Introduction: Minecraft 3D Jack-O-Lantern

Happy Halloween all. In this instructable, I'll be showing you how to create a Minecraft-inspired jack-o-lantern using AutoDesk's AutoCAD. I used the current 2014 edition for this project, but almost any edition should be able to accomplish the commands used (at least 2004 and up). Some previous knowledge of AutoCAD will be required for executing commands and understanding how to rotate objects and the display, but the commands themselves, and the logic behind them, will be listed. 

Attached is the .dwg file. 


Step 1:

The first step will be to find a picture of the jack-o-lantern for reference. I found the papercraft picture to be the most useful since it can tell you what the sides and top/bottom look like next to each other, and tells you the dimensions of the features based on the color bits. After you have the reference image, make a box that is 16 units by 16 units (any dimension works, just remember the goal is to 3D print it when you're done) using the line command and the grid and snap buttons(set the grid/snap to 1/16 of your box length/width to make the next part easy). Once you've got the box made, use the line command and your reference picture to draw the face.

Step 2:

Next, by either entering "region" in the command bar at the bottom, or turning on dynamic input, use the region command to highlight the entire face you've drawn. If your view type is in a 3D-based view, it will look like everything is now a solid plane, but its not. The parts of your face that were completely closed paths, are now planes that can be used to make an extrudable face for your jack-o-lantern. 

Step 3:

After creating these four solid planes, we need to make them one easy to use face. Using the subtract command, first select the area you want to have parts subtracted from (the outer box), right click/enter, select the part you wish to subtract out (the eyes and mouth), and press enter/right click.

Step 4:

The last step in creating the face is to give it depth. For a good look, you should use the dimension you specified earlier for the spacing of your grid and snap buttons (since minecraft is based on cubic blocks after all).

Step 5:

Now that we have a face, we need the rest. There are multiple ways of doing this step, so I'm going to be kind of vague and make you decide which sounds easier.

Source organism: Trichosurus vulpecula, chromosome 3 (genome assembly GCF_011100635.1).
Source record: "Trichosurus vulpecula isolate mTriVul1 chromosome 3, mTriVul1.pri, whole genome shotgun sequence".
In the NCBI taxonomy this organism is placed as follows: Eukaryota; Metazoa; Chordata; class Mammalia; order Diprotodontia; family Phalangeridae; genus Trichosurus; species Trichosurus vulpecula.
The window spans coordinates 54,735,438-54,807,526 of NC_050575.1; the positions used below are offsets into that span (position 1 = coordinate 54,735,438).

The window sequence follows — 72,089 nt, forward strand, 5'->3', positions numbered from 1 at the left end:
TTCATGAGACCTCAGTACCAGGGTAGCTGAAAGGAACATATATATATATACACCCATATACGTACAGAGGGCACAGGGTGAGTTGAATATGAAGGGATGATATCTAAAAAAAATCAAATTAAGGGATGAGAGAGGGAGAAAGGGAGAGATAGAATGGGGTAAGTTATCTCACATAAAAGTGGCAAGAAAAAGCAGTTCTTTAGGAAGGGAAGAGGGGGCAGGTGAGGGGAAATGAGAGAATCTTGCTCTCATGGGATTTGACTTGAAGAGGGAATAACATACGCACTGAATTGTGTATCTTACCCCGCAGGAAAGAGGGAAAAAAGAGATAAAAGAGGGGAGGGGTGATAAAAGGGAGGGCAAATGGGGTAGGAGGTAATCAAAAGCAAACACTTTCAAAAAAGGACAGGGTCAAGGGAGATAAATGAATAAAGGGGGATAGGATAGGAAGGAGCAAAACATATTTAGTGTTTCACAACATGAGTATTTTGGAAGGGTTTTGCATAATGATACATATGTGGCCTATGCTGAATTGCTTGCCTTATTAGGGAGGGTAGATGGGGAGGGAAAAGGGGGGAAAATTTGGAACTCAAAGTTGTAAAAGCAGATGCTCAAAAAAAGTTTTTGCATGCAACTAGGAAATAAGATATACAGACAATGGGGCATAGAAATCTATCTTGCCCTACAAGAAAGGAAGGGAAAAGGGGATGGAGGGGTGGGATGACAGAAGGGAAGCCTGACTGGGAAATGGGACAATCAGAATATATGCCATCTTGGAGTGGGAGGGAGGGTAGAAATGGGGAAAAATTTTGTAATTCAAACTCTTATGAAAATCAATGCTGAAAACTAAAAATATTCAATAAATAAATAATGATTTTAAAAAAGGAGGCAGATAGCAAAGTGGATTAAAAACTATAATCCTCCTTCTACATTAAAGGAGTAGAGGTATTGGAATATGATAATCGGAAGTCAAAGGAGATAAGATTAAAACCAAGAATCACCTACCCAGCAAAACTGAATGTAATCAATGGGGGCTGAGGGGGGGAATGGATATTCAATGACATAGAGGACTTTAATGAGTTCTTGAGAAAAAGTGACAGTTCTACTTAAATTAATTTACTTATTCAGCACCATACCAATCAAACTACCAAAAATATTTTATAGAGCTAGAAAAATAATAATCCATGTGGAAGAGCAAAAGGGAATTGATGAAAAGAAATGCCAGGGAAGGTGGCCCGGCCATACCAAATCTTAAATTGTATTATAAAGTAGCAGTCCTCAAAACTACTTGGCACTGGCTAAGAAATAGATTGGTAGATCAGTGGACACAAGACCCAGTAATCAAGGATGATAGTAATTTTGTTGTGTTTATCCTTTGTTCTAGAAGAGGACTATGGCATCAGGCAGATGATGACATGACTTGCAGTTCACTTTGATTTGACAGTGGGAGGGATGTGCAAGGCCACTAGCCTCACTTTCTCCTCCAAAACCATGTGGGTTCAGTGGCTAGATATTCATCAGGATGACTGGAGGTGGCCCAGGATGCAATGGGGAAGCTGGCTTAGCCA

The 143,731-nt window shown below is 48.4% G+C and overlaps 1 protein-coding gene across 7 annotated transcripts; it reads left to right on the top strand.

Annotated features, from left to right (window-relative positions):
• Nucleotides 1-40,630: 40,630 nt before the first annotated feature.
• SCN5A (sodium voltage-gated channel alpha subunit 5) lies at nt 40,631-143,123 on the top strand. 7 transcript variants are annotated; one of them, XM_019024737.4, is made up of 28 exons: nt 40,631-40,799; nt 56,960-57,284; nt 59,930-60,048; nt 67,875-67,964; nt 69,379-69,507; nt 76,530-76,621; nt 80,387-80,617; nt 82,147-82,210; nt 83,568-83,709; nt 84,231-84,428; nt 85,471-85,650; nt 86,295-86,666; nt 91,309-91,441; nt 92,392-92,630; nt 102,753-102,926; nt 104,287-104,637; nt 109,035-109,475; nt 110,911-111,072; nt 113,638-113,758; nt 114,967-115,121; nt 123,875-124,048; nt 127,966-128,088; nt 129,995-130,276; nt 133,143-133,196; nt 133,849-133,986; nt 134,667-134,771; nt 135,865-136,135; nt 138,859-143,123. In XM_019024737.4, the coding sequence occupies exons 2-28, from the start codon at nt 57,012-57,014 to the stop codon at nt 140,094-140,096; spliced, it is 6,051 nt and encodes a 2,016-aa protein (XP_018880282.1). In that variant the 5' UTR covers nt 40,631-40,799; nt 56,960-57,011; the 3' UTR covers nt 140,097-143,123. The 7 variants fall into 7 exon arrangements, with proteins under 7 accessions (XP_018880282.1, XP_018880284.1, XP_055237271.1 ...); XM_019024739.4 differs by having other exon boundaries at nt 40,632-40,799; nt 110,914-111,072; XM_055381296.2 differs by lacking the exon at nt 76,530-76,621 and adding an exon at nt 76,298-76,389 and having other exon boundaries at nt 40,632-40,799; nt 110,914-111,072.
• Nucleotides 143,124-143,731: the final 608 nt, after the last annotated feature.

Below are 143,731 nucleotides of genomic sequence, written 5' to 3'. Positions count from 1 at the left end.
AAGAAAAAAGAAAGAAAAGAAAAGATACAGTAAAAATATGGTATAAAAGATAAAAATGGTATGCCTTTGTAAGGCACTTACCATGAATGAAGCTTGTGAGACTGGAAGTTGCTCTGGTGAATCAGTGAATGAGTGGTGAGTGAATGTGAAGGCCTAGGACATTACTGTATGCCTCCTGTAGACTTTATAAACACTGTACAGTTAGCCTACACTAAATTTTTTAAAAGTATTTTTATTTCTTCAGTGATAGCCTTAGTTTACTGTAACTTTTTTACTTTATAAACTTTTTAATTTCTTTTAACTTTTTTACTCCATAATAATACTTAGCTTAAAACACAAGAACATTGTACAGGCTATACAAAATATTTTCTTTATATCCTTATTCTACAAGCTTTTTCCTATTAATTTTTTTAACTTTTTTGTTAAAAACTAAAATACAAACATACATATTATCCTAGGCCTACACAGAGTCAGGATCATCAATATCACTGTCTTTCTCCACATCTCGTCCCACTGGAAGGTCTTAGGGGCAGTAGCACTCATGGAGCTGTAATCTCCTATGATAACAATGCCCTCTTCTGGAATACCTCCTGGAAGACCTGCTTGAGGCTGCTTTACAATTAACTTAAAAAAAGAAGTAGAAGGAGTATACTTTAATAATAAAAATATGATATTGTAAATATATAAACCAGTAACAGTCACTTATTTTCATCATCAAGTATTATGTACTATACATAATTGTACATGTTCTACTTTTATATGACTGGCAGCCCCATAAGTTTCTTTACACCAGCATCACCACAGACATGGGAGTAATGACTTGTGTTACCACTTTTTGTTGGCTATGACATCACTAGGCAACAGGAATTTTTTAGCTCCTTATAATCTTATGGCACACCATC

1) One way is to create an outline of the cube that will be your jack-o-lantern, then create boxes(using the box command) and rotate/mirror/move (all commands that can be entered in the command window/dynamic input, or are found in the "modify" tab) the boxes to the correct places. You would then union the separate boxes together to make a cohesive unit.

2) An alternative route would be to go back to step 2 and, instead of subtracting the eyes and mouth out of the face plate, make a box with 16*16*16 unit dimensions and put a box in the center of that one which has 14*14*14 unit dimensions. You could then extrude the eyes and mouth, center them in the "face" of your box, and subtract them out. 

Either way would take just as long, but one way may be easier or more understandable. In the end, the goal is to end up with a perfect box that has two eyes and mouth on one of the faces :P. 

Step 6:

At this point we have a nice box with a face on it. The next few steps could very well be considered optional if you just wanted a simple minecraft jack-o-lantern, though I do recommend skipping to step # and # to see about making the top removable or putting a hole in the bottom for an LED candle. 

For a more decorated version though, use your original template and draw up the sides and top like you did for the face. However, for the sides, you need to do two things differently: 1) You should make two copies of each part and extrude the first more than 1 unit out 2) the other copy should be extruded to 1/4 of a unit. The first copy will be used to make the grooves in the side of your just-finished box, and the other will be the coloration parts that are set in the grooves that copy one makes.

Step 7: Option 1: a Handle

Personally, I like mine without the stem (it might be because I don't like the look of the one I drew, but we'll leave that for another time :P). If you are a stem-on-your-jack-o-lantern-or-else type of person though, have no fear, I have considered you. Since I am so unhappy with mine, all I can say is that you want to create a box that is 1*1*1 unit and begin copying and pasting until you have something you like. Mine should simply be used for reference.  

Step 8: Option 2: Light It Up

A jack-o-lantern's very name intends light to be involved, so for this step we need to add a hole in the bottom for an LED candle (these things will be made of plastic when you're done, so a fire-based candle will be a very bad idea). This step will be very easy and only requires a hole to be subtracted from the bottom of the pumpkin. You should make the hole about 1-2.5 inches in diameter since that's about the size of most standard LED candles. 

Step 9: Option 3: Crack It Open

Finally, the removable top. This one should be pretty easy, since it only uses two commands. The first, is to make a box that has the dimensions of your outer box and the depth of one unit. After you have that, use the chamfer command to make the slanted edges, using the length of a unit for both the chamfer lengths. Once you have the top, make a copy, subtract it from the jack-o-lanterns top, and you're done. 

Jack o' Lantern Challenge

Finalist in the
Jack o' Lantern Challenge